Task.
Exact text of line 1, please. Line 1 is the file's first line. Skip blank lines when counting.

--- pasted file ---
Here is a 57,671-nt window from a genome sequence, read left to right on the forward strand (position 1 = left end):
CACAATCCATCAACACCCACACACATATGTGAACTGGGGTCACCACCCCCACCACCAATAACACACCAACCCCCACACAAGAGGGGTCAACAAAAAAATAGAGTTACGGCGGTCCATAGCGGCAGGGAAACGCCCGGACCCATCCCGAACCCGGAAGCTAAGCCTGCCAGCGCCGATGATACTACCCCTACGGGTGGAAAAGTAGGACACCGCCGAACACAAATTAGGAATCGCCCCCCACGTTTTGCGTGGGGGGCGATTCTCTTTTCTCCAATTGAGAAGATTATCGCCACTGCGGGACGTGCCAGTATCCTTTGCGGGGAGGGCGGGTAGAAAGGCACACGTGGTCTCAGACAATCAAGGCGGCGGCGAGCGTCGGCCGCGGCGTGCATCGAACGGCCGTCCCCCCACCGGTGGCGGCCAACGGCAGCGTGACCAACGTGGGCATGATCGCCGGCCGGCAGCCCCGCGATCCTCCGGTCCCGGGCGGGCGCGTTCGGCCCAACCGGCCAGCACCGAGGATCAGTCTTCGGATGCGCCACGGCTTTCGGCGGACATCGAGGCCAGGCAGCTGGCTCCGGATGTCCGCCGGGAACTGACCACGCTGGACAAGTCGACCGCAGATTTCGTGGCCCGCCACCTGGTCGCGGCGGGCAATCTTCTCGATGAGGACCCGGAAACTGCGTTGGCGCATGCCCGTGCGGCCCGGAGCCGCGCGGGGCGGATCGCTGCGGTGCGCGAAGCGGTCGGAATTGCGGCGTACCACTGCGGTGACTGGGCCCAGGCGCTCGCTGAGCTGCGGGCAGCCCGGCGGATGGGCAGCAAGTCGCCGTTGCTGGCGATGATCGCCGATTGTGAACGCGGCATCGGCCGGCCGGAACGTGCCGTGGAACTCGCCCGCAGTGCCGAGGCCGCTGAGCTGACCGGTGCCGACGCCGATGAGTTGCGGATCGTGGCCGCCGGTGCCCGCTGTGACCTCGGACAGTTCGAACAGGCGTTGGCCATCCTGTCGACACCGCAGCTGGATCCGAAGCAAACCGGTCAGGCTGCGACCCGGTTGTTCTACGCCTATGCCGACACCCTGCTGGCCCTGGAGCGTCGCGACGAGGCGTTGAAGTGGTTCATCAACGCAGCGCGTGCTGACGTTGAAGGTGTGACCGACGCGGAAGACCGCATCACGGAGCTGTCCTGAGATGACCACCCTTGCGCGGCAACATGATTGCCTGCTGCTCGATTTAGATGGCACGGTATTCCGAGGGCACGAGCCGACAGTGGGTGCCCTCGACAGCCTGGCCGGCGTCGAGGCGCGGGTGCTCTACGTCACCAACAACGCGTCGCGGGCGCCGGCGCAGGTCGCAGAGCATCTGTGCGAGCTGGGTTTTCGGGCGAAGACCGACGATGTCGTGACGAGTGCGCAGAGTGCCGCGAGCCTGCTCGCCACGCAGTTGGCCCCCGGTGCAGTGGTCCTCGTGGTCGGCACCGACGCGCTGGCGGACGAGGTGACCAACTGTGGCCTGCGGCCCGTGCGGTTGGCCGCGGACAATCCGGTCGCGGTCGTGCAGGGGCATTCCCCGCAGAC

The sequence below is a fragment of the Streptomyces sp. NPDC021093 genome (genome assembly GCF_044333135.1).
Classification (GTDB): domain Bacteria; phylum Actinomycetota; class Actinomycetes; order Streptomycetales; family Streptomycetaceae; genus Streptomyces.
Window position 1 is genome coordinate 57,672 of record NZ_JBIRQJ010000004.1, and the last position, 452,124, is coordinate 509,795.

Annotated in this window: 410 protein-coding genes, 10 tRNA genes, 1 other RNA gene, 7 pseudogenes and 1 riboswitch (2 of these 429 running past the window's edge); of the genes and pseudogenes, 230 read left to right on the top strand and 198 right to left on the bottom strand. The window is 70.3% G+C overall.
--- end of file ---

Here is a 57,671-nt window from a genome sequence, read left to right on the forward strand (position 1 = left end):